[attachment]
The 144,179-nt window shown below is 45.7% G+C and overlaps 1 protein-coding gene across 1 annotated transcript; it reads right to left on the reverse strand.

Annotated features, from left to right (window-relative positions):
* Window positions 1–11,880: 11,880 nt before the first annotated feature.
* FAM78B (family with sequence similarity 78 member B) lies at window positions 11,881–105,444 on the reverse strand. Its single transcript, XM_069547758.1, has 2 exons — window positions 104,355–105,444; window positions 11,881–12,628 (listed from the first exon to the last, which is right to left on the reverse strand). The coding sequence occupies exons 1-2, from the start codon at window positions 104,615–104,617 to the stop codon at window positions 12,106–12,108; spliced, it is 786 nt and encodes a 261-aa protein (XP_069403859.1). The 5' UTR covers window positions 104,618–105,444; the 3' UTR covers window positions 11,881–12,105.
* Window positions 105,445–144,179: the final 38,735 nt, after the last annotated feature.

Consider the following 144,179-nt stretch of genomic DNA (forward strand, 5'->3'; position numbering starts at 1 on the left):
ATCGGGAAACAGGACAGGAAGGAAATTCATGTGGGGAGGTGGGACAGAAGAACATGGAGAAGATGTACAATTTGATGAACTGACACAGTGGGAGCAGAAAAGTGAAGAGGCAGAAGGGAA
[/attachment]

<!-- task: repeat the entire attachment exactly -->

The 144,179-nt window shown below is 45.7% G+C and overlaps 1 protein-coding gene across 1 annotated transcript; it reads right to left on the reverse strand.

Annotated features, from left to right (window-relative positions):
* Window positions 1–11,880: 11,880 nt before the first annotated feature.
* FAM78B (family with sequence similarity 78 member B) lies at window positions 11,881–105,444 on the reverse strand. Its single transcript, XM_069547758.1, has 2 exons — window positions 104,355–105,444; window positions 11,881–12,628 (listed from the first exon to the last, which is right to left on the reverse strand). The coding sequence occupies exons 1-2, from the start codon at window positions 104,615–104,617 to the stop codon at window positions 12,106–12,108; spliced, it is 786 nt and encodes a 261-aa protein (XP_069403859.1). The 5' UTR covers window positions 104,618–105,444; the 3' UTR covers window positions 11,881–12,105.
* Window positions 105,445–144,179: the final 38,735 nt, after the last annotated feature.

Consider the following 144,179-nt stretch of genomic DNA (forward strand, 5'->3'; position numbering starts at 1 on the left):
ATCGGGAAACAGGACAGGAAGGAAATTCATGTGGGGAGGTGGGACAGAAGAACATGGAGAAGATGTACAATTTGATGAACTGACACAGTGGGAGCAGAAAAGTGAAGAGGCAGAAGGGAA